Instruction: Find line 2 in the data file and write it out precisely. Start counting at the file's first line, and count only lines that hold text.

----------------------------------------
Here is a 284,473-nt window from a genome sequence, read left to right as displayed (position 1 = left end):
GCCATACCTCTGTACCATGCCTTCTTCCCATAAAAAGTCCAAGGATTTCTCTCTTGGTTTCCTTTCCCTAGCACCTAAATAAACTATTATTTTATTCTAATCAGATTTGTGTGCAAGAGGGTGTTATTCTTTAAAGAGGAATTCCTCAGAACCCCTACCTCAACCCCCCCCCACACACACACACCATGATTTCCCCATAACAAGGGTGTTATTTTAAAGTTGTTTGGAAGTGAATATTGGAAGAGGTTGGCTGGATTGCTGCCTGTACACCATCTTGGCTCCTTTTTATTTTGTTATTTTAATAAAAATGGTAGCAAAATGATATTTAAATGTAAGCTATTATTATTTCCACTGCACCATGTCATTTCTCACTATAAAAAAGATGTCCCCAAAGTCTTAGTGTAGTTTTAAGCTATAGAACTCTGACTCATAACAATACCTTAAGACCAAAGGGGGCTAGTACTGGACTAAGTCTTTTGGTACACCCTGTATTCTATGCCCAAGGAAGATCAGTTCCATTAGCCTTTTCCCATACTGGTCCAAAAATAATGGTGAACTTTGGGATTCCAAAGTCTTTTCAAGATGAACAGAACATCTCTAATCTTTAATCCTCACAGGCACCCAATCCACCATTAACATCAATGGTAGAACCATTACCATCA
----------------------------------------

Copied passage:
GCCATACCTCTGTACCATGCCTTCTTCCCATAAAAAGTCCAAGGATTTCTCTCTTGGTTTCCTTTCCCTAGCACCTAAATAAACTATTATTTTATTCTAATCAGATTTGTGTGCAAGAGGGTGTTATTCTTTAAAGAGGAATTCCTCAGAACCCCTACCTCAACCCCCCCCCACACACACACACCATGATTTCCCCATAACAAGGGTGTTATTTTAAAGTTGTTTGGAAGTGAATATTGGAAGAGGTTGGCTGGATTGCTGCCTGTACACCATCTTGGCTCCTTTTTATTTTGTTATTTTAATAAAAATGGTAGCAAAATGATATTTAAATGTAAGCTATTATTATTTCCACTGCACCATGTCATTTCTCACTATAAAAAAGATGTCCCCAAAGTCTTAGTGTAGTTTTAAGCTATAGAACTCTGACTCATAACAATACCTTAAGACCAAAGGGGGCTAGTACTGGACTAAGTCTTTTGGTACACCCTGTATTCTATGCCCAAGGAAGATCAGTTCCATTAGCCTTTTCCCATACTGGTCCAAAAATAATGGTGAACTTTGGGATTCCAAAGTCTTTTCAAGATGAACAGAACATCTCTAATCTTTAATCCTCACAGGCACCCAATCCACCATTAACATCAATGGTAGAACCATTACCATCA